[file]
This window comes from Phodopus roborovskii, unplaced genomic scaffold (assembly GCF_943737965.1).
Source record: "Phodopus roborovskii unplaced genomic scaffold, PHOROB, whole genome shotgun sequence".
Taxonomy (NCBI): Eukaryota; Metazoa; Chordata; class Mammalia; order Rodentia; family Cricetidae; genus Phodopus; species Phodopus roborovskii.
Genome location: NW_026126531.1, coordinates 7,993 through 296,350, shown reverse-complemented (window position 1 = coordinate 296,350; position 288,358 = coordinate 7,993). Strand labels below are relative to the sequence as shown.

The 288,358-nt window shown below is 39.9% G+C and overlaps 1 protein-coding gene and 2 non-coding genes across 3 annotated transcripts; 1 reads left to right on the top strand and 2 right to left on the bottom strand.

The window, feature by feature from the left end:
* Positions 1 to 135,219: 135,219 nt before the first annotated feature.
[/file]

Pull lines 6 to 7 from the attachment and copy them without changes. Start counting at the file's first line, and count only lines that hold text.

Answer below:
The window, feature by feature from the left end:
* Positions 1 to 135,219: 135,219 nt before the first annotated feature.